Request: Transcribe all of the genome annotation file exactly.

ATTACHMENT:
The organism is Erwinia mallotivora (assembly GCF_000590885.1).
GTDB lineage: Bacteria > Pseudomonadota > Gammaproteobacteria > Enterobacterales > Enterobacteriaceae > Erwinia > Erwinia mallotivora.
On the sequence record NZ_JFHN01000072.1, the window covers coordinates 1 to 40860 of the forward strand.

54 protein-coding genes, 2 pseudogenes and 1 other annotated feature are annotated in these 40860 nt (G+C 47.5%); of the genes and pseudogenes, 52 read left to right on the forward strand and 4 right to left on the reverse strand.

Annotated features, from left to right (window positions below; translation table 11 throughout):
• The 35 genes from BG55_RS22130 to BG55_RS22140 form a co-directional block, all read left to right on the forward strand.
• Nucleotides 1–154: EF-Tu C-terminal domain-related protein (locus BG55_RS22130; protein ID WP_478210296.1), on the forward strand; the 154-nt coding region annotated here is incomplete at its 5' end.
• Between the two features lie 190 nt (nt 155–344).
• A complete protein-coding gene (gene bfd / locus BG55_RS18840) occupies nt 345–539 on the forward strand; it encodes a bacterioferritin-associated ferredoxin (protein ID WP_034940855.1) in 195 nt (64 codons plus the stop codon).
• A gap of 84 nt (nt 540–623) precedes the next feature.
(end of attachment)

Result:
The organism is Erwinia mallotivora (assembly GCF_000590885.1).
GTDB lineage: Bacteria > Pseudomonadota > Gammaproteobacteria > Enterobacterales > Enterobacteriaceae > Erwinia > Erwinia mallotivora.
On the sequence record NZ_JFHN01000072.1, the window covers coordinates 1 to 40860 of the forward strand.

54 protein-coding genes, 2 pseudogenes and 1 other annotated feature are annotated in these 40860 nt (G+C 47.5%); of the genes and pseudogenes, 52 read left to right on the forward strand and 4 right to left on the reverse strand.

Annotated features, from left to right (window positions below; translation table 11 throughout):
• The 35 genes from BG55_RS22130 to BG55_RS22140 form a co-directional block, all read left to right on the forward strand.
• Nucleotides 1–154: EF-Tu C-terminal domain-related protein (locus BG55_RS22130; protein ID WP_478210296.1), on the forward strand; the 154-nt coding region annotated here is incomplete at its 5' end.
• Between the two features lie 190 nt (nt 155–344).
• A complete protein-coding gene (gene bfd / locus BG55_RS18840) occupies nt 345–539 on the forward strand; it encodes a bacterioferritin-associated ferredoxin (protein ID WP_034940855.1) in 195 nt (64 codons plus the stop codon).
• A gap of 84 nt (nt 540–623) precedes the next feature.